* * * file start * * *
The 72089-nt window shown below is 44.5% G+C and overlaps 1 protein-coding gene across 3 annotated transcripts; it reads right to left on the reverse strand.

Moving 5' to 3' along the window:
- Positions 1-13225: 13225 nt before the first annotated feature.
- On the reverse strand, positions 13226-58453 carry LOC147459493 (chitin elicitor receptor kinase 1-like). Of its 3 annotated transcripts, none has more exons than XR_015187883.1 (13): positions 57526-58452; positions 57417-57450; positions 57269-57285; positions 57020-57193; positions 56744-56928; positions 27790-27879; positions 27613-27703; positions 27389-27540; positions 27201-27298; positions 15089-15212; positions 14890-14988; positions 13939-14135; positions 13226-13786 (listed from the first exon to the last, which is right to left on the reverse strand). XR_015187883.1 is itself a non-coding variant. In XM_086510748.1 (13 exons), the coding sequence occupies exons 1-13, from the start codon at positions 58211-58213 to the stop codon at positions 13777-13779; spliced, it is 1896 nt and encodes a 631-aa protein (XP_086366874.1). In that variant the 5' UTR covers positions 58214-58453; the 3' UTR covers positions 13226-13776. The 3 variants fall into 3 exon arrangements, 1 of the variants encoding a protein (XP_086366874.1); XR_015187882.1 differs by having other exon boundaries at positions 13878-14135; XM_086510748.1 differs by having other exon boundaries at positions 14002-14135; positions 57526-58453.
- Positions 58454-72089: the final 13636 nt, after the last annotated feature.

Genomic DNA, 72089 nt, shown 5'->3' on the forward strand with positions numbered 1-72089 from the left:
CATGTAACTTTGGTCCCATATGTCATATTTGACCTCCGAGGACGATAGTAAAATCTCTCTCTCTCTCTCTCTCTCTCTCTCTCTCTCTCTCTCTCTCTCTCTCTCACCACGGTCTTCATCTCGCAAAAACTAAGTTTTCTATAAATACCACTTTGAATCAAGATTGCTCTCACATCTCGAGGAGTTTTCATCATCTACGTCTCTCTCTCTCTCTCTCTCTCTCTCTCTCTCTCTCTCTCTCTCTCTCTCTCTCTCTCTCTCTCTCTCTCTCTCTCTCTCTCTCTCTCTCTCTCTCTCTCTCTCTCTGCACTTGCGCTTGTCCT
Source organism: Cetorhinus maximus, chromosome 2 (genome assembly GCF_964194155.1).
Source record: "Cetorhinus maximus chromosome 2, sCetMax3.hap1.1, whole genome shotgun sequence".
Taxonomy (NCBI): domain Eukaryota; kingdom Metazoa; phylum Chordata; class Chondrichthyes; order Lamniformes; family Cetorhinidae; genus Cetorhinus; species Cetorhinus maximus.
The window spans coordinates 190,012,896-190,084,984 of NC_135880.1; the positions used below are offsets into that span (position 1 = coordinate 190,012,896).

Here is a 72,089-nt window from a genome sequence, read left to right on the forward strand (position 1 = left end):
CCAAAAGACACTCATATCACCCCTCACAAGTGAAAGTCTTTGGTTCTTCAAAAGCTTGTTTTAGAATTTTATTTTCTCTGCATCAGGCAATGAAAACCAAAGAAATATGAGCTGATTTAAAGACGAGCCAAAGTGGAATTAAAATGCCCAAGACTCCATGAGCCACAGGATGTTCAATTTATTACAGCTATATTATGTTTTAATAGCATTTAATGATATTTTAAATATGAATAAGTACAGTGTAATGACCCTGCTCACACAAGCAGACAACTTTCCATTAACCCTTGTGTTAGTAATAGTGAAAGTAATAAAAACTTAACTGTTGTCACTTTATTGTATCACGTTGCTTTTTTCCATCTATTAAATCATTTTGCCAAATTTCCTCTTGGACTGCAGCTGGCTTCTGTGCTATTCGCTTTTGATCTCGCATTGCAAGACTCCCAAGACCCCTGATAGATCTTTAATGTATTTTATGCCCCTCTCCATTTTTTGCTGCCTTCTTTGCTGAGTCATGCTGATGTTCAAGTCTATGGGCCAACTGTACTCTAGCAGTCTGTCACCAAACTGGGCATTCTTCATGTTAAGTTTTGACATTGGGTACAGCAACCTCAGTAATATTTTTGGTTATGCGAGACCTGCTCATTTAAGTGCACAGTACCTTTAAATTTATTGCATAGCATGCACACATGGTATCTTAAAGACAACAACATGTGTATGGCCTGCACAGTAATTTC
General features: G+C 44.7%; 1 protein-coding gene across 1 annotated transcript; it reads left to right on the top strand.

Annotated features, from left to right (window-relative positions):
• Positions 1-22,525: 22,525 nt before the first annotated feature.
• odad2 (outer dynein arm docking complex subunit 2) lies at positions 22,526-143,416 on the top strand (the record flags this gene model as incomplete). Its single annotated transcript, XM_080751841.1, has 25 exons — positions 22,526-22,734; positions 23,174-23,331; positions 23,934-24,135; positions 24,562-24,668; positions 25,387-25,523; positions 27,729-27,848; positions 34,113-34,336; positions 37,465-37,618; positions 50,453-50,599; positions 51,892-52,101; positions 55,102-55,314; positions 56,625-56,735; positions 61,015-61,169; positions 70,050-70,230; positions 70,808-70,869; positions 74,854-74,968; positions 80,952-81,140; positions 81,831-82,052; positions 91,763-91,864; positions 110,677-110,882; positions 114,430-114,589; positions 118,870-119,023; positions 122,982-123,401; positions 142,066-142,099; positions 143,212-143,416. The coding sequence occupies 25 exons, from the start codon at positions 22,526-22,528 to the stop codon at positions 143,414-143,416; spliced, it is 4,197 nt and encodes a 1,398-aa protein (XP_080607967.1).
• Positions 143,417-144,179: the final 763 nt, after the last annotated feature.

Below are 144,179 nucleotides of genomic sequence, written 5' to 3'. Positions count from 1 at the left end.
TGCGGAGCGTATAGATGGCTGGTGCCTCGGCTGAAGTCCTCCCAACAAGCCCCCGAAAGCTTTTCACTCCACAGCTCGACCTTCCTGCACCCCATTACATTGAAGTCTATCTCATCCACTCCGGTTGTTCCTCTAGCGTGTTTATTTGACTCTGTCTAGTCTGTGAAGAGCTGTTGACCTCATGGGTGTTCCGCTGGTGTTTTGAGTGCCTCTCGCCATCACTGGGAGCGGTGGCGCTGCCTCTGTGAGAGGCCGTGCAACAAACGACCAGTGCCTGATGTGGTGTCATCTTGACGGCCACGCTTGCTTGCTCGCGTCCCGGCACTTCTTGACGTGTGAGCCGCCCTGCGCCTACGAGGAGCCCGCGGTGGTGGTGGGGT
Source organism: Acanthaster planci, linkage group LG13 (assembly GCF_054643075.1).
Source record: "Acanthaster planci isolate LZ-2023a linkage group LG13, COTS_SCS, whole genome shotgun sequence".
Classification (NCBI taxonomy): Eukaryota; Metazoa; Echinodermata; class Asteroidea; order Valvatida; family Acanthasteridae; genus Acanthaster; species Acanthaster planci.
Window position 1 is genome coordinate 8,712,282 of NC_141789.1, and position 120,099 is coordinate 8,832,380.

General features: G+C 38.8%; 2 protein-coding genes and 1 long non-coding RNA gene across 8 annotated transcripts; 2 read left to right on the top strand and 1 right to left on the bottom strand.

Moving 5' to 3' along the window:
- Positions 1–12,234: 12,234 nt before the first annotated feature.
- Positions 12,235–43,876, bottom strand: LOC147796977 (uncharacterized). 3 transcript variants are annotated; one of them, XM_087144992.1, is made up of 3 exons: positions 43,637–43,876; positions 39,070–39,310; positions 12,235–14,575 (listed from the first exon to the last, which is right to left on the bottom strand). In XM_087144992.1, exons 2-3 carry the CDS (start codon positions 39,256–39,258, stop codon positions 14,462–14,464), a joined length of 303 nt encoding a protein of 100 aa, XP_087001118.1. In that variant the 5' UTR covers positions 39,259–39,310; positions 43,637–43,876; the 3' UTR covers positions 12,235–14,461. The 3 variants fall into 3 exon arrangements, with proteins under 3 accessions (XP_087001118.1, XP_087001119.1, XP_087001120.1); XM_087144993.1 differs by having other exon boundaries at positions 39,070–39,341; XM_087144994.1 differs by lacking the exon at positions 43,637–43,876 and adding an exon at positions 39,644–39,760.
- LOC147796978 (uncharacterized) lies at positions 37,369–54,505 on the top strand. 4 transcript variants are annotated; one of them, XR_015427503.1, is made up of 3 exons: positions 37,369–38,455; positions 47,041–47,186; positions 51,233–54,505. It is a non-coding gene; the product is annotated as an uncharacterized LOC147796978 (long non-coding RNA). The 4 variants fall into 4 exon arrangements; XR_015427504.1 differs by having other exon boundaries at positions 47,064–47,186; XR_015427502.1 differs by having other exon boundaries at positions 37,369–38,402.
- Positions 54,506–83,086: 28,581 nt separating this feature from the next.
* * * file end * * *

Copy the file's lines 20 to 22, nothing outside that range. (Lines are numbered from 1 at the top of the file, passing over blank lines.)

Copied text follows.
TGCGGAGCGTATAGATGGCTGGTGCCTCGGCTGAAGTCCTCCCAACAAGCCCCCGAAAGCTTTTCACTCCACAGCTCGACCTTCCTGCACCCCATTACATTGAAGTCTATCTCATCCACTCCGGTTGTTCCTCTAGCGTGTTTATTTGACTCTGTCTAGTCTGTGAAGAGCTGTTGACCTCATGGGTGTTCCGCTGGTGTTTTGAGTGCCTCTCGCCATCACTGGGAGCGGTGGCGCTGCCTCTGTGAGAGGCCGTGCAACAAACGACCAGTGCCTGATGTGGTGTCATCTTGACGGCCACGCTTGCTTGCTCGCGTCCCGGCACTTCTTGACGTGTGAGCCGCCCTGCGCCTACGAGGAGCCCGCGGTGGTGGTGGGGT
Source organism: Acanthaster planci, linkage group LG13 (assembly GCF_054643075.1).
Source record: "Acanthaster planci isolate LZ-2023a linkage group LG13, COTS_SCS, whole genome shotgun sequence".